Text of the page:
Program Educational Objectives
The undergraduate CS program educational objectives are to equip individuals, who after graduation and initial work experience, to
- provide innovative and state-of-the-art approaches to solving complex technical problems through application of sound computer science principles and make high quality technical decisions based on accumulated knowledge, experience, wisdom and common sense.
- create positive organizational impact through individual contribution and teamwork with a commitment to working with others of diverse culture and interdisciplinary backgrounds.
- demonstrate professional stewardship and ethical responsibility and exemplify a productive member of society by serving their communities and society.
- illustrate initiative and successful career growth through measurable and impactful contributions that strongly support the organization’s core high-level goals, accompanied by lifelong learning through graduate work, professional development, and self-study, leading to increases in organizational responsibility.
The program must enable students to attain, by the time of graduation, the ability to:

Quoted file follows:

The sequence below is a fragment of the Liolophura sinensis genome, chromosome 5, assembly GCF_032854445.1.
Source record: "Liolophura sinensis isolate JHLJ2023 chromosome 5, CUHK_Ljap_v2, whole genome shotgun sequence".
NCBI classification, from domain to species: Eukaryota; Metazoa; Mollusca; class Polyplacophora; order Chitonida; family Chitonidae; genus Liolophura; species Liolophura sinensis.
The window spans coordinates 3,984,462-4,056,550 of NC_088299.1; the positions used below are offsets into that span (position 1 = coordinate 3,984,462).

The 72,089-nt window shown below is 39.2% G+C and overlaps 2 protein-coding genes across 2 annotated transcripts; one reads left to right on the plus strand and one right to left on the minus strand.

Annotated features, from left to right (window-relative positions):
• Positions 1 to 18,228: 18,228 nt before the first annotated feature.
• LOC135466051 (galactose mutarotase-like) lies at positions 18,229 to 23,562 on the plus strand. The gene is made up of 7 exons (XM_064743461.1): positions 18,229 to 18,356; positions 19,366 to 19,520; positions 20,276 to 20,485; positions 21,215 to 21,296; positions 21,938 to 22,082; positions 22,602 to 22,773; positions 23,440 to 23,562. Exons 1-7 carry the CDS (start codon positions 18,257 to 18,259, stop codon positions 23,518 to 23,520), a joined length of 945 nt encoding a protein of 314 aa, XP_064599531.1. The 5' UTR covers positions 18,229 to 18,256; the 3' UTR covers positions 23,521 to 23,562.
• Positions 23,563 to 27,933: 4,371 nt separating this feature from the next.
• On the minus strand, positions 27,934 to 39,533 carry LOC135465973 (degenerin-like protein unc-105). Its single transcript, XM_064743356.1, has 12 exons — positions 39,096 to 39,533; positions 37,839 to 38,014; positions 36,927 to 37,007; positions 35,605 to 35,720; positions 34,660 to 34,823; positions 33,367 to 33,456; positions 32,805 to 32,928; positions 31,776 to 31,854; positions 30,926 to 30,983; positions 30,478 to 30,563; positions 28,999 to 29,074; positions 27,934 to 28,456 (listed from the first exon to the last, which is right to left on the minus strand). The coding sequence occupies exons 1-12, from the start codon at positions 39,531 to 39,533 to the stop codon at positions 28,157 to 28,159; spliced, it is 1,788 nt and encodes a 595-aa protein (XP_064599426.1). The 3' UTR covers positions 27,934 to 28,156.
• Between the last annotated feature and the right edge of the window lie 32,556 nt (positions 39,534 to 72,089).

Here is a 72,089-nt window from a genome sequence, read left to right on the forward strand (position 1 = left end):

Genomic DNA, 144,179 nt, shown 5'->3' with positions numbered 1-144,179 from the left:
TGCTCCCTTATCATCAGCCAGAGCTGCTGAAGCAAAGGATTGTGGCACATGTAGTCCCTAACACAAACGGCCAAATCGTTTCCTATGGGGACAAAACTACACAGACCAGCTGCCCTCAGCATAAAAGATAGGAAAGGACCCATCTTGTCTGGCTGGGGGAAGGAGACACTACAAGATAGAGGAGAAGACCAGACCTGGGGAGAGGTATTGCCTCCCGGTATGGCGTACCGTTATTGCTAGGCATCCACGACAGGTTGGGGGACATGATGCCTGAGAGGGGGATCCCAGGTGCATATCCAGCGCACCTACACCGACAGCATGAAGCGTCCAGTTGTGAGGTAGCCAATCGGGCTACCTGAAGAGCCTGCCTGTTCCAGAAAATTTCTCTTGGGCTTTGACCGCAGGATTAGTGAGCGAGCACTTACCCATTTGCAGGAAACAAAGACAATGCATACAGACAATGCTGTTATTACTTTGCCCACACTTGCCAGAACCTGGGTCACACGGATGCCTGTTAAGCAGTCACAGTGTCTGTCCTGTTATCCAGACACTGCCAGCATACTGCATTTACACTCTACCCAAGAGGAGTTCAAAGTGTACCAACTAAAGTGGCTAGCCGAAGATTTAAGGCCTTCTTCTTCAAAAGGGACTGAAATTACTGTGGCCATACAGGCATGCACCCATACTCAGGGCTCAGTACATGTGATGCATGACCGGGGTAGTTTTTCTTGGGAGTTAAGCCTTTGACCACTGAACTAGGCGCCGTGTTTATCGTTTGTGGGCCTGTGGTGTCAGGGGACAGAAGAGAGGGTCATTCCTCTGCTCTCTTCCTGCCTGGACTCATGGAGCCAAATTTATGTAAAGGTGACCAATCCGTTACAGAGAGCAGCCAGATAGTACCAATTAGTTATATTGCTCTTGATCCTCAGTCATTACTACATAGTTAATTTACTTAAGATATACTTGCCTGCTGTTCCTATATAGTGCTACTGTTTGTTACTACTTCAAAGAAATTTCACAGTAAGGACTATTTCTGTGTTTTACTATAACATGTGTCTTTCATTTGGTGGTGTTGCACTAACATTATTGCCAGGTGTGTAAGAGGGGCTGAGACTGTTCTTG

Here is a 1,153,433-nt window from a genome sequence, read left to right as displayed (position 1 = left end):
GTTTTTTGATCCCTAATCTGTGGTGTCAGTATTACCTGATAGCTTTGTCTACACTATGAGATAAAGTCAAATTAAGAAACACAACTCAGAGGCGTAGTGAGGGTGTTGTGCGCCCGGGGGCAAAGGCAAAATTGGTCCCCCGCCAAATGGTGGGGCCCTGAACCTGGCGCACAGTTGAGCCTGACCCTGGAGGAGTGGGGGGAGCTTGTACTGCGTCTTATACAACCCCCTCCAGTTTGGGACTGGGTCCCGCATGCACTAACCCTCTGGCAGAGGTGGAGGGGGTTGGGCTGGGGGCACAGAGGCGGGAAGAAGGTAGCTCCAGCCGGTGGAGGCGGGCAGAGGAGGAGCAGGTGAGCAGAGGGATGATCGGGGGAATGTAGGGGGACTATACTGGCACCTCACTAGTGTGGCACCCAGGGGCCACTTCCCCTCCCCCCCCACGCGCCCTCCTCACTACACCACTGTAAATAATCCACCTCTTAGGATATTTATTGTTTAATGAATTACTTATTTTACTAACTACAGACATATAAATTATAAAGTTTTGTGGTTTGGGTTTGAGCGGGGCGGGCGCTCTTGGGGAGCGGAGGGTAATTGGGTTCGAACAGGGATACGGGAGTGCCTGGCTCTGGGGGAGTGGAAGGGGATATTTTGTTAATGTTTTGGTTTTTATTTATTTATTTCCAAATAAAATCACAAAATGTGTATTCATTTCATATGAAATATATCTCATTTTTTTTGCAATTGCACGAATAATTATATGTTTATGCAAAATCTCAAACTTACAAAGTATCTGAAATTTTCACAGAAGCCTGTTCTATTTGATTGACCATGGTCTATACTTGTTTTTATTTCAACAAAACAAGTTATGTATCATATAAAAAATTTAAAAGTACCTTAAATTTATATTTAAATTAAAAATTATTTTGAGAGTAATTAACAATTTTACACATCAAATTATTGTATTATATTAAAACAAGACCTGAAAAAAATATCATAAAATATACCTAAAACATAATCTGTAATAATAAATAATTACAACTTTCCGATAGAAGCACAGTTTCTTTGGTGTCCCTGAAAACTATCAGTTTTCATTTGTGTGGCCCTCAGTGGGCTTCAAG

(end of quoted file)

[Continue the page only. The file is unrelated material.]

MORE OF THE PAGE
a. apply knowledge of computing and mathematics appropriate to the program's student outcomes and to the discipline;
b. analyze a problem, and identify and define the computing requirements appropriate to its solution;
c. design, implement, and evaluate a computer-based system, process, component, or program to meet desired needs;
d. function effectively on teams to accomplish a common goal;
e. understand professional, ethical, legal, security and social issues and responsibilities;
f. communicate effectively with a range of audiences;
g. analyze the local and global impact of computing on individuals, organizations, and society;
h. recognize the need for and the ability to engage in continuing professional development;
i. use current techniques, skills, and tools necessary for computing practice;
j. apply mathematical foundations, algorithmic principles, and computer science theory in the modeling and design of computer-based systems in a way that demonstrates comprehension of the tradeoffs involved in design choices;
k. apply design and development principles in the construction of software systems of varying complexity.